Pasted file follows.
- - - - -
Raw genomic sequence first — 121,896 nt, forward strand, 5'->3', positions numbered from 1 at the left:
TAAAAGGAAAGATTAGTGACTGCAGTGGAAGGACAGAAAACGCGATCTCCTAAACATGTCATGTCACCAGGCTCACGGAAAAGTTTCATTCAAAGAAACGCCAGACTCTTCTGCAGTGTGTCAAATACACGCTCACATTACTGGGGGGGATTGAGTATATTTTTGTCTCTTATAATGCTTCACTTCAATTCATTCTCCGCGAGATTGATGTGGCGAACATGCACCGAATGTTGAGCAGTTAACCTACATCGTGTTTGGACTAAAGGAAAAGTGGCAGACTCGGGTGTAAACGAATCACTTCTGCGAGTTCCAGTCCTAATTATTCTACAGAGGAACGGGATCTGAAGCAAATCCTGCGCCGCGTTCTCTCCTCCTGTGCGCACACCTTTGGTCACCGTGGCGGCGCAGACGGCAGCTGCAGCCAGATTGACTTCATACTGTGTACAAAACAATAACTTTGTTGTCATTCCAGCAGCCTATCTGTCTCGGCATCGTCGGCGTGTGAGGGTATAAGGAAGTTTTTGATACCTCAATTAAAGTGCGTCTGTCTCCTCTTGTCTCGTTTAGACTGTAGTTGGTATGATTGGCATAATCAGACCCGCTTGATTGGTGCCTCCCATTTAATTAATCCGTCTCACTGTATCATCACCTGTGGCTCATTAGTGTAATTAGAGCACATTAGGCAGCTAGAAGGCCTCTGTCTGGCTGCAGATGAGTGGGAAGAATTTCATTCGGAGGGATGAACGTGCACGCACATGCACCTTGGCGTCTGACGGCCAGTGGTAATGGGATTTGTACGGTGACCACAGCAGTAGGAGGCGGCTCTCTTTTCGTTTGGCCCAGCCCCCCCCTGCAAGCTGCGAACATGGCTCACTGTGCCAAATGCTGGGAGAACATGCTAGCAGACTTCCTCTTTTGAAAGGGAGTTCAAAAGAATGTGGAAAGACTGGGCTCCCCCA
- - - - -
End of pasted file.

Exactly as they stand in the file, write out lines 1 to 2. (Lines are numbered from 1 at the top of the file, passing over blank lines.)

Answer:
Raw genomic sequence first — 121,896 nt, forward strand, 5'->3', positions numbered from 1 at the left:
TAAAAGGAAAGATTAGTGACTGCAGTGGAAGGACAGAAAACGCGATCTCCTAAACATGTCATGTCACCAGGCTCACGGAAAAGTTTCATTCAAAGAAACGCCAGACTCTTCTGCAGTGTGTCAAATACACGCTCACATTACTGGGGGGGATTGAGTATATTTTTGTCTCTTATAATGCTTCACTTCAATTCATTCTCCGCGAGATTGATGTGGCGAACATGCACCGAATGTTGAGCAGTTAACCTACATCGTGTTTGGACTAAAGGAAAAGTGGCAGACTCGGGTGTAAACGAATCACTTCTGCGAGTTCCAGTCCTAATTATTCTACAGAGGAACGGGATCTGAAGCAAATCCTGCGCCGCGTTCTCTCCTCCTGTGCGCACACCTTTGGTCACCGTGGCGGCGCAGACGGCAGCTGCAGCCAGATTGACTTCATACTGTGTACAAAACAATAACTTTGTTGTCATTCCAGCAGCCTATCTGTCTCGGCATCGTCGGCGTGTGAGGGTATAAGGAAGTTTTTGATACCTCAATTAAAGTGCGTCTGTCTCCTCTTGTCTCGTTTAGACTGTAGTTGGTATGATTGGCATAATCAGACCCGCTTGATTGGTGCCTCCCATTTAATTAATCCGTCTCACTGTATCATCACCTGTGGCTCATTAGTGTAATTAGAGCACATTAGGCAGCTAGAAGGCCTCTGTCTGGCTGCAGATGAGTGGGAAGAATTTCATTCGGAGGGATGAACGTGCACGCACATGCACCTTGGCGTCTGACGGCCAGTGGTAATGGGATTTGTACGGTGACCACAGCAGTAGGAGGCGGCTCTCTTTTCGTTTGGCCCAGCCCCCCCCTGCAAGCTGCGAACATGGCTCACTGTGCCAAATGCTGGGAGAACATGCTAGCAGACTTCCTCTTTTGAAAGGGAGTTCAAAAGAATGTGGAAAGACTGGGCTCCCCCA